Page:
The Debate | John 3.25-26
Now a discussion arose between some of John’s disciples and a Jew over purification. And they came to John and said to him, “Rabbi, he who was with you across the Jordan, to whom you bore witness—look, he is baptizing, and all are going to him.” John 3:25-26 | ESV
One day, some of John’s followers picked a fight with one of the Judean locals about ritual cleansings. Evidently the Judean local got the best of them, pointing out that their rabbi wasn’t “all that” because Jesus’ popularity was putting John to shame. So they come to John, whining, “Rabbi, you know that guy who was with you over on the other side of the Jordan, you know, the one you gave such a ringing endorsement to? Well, look, now he’s copying you – he’s dipping people too, and everyone’s going to him while we’re just sitting here listening to the crickets chirp!” MAV
It’s been my observation that most religious debates have little to do with a pursuit of truth and everything to do with a pursuit of ego. Few debates, whether live, online, on Facebook, or wherever, involve a careful weighing of facts and ideas. Most are personality showdowns and competing agenda shoving matches. I so feel for John’s disciples. “All the Judean countryside and all the people of Jerusalem were going out to John; and confessing their sins they were baptized by John in the Jordan River.” That’s how the Gospel writers summarize the amazing attractive power of John’s ministry. It was sensational, a meteoric rise to fame. John’s name was on everyone’s lips. The religious authorities are even on hand to check things out. Common people. Rich and despised tax collectors. Even more despised and feared soldiers. And the religious in-crowd. What a heyday. So how depressing must it have been to see that flash flood of popularity and attention reduced to a trickle. How sad is it that John’s followers are left with a single Jewish man standing on the shore. Reminds me of when, as a young apprentice preacher, I was called to fill the pulpit of a church in Simi Valley. I arrived early at the church (that does happen sometimes), met several families, sat towards the front, and waited for the rest of the church to show up. Another woman entered and sat towards the back. Then she and I discovered what we were both in for as one of the men turned around and called to her across rows of empty pews, “You better move up here, this is all there is!” We shared a look, the woman and I, at that moment; the look of a slightly panicked, “Oh my, what did I just step into?” Some congregations and groups disintegrate in a fireball of conflict and controversy, but most simply slump into a slow death dive with a final few “faithful” holding on to the end. John’s disciples are feeling the incline of that dive, and they clearly didn’t like it. And what better to do when you’re insecure and feeling things slipping away than pick a fight. Thriving individuals and groups don’t need to fight – they’re too busy living, though even then, collisions are inevitable in all the motion. Individuals and groups in decline or fearing they are in decline, have little else to do. There are some lessons here for us…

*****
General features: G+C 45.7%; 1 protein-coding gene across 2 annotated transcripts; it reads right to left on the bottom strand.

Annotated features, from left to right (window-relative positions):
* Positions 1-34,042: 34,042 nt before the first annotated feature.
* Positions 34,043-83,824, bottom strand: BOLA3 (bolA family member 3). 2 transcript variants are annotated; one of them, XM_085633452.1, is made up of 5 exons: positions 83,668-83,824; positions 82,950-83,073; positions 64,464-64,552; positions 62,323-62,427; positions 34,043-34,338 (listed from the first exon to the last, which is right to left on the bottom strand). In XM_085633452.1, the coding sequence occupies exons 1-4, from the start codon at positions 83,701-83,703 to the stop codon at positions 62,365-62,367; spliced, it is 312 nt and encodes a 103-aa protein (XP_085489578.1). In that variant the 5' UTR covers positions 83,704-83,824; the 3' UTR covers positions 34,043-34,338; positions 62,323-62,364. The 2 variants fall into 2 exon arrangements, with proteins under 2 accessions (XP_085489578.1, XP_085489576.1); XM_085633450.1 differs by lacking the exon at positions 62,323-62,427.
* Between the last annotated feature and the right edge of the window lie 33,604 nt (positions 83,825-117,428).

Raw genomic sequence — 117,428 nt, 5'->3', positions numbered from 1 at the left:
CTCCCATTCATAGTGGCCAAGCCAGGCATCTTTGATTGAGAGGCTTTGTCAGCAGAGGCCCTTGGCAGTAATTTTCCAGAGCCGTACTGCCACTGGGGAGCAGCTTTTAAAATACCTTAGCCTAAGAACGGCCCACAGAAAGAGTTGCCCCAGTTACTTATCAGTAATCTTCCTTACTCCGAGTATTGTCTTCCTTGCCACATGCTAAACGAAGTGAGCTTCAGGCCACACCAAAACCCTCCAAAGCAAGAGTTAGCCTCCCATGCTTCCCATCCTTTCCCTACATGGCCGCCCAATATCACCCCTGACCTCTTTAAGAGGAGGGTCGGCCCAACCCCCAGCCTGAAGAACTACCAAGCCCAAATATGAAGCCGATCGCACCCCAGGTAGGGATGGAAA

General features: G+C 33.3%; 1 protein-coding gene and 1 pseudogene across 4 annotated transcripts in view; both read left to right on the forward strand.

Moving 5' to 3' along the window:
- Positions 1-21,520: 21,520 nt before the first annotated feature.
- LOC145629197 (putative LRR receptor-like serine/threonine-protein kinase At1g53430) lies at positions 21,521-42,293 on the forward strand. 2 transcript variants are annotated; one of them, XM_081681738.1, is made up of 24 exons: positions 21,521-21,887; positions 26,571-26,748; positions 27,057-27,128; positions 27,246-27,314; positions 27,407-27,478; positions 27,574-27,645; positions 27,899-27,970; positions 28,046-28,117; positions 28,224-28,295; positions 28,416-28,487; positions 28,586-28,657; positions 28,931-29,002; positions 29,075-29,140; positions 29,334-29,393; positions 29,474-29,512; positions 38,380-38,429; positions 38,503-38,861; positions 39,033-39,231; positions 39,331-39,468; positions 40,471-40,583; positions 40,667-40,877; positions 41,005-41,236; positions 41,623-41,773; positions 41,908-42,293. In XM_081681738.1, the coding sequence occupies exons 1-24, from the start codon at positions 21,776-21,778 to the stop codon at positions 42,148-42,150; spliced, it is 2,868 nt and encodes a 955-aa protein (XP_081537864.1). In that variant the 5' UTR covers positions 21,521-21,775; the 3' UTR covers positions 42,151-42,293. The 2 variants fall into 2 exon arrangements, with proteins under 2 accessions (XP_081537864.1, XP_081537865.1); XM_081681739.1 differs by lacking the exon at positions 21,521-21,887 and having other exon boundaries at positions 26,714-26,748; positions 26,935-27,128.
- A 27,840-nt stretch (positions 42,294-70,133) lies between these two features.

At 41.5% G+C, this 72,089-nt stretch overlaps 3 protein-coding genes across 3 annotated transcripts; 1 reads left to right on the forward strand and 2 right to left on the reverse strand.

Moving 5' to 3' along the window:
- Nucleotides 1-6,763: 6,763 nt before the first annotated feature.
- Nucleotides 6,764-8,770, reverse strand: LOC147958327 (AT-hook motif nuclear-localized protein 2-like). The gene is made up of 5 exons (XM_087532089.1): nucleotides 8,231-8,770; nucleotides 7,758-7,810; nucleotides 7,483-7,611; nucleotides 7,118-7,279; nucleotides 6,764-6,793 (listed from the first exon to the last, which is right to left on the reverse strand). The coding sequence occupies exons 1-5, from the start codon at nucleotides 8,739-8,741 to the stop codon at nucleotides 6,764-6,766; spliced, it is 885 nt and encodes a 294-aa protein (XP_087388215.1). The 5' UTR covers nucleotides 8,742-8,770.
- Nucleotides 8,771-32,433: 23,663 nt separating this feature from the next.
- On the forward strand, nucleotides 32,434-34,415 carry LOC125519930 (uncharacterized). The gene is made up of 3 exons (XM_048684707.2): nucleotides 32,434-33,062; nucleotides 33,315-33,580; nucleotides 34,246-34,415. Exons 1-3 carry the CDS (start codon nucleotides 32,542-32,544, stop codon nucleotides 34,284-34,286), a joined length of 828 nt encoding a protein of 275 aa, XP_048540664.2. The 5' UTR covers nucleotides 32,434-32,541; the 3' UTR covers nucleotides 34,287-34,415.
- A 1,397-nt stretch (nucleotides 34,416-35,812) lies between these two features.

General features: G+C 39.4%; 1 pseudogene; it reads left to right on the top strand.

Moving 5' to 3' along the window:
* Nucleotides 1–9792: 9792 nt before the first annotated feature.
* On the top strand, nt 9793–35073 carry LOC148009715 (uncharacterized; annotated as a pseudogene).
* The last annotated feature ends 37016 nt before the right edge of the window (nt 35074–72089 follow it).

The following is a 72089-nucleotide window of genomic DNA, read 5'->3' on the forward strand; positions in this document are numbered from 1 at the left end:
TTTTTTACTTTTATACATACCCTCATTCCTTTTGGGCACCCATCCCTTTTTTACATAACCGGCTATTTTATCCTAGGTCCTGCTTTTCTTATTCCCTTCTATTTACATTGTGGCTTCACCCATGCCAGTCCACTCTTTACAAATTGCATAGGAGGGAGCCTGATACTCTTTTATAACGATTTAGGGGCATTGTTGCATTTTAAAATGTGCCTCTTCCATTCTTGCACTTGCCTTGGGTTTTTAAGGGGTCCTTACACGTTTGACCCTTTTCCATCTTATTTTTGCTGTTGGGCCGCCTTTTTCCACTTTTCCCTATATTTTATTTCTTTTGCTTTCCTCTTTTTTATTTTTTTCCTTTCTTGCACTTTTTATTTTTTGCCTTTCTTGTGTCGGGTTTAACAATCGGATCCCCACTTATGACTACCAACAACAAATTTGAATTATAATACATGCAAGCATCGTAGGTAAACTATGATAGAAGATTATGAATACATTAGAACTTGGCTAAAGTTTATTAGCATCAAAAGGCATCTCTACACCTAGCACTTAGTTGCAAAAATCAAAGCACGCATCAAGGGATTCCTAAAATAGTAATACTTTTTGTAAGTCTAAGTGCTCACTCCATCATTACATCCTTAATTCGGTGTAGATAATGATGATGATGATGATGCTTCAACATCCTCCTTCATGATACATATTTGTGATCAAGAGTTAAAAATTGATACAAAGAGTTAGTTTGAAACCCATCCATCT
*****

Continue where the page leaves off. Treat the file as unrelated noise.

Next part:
Do you enjoy a good fight, verbal tussles and debates – or do you tend to avoid them? Why? What do you think drives a lot of our arguments?
Lord, set me free from a combative spirit. Let me not avoid conflict, but help me not to overindulge in it, either. Give me the wisdom to look harder and deeper, and when I fight, to do so harmlessly. Through Christ.
For all of this week’s small group resources including this week’s DG video, check out the Vineyard website.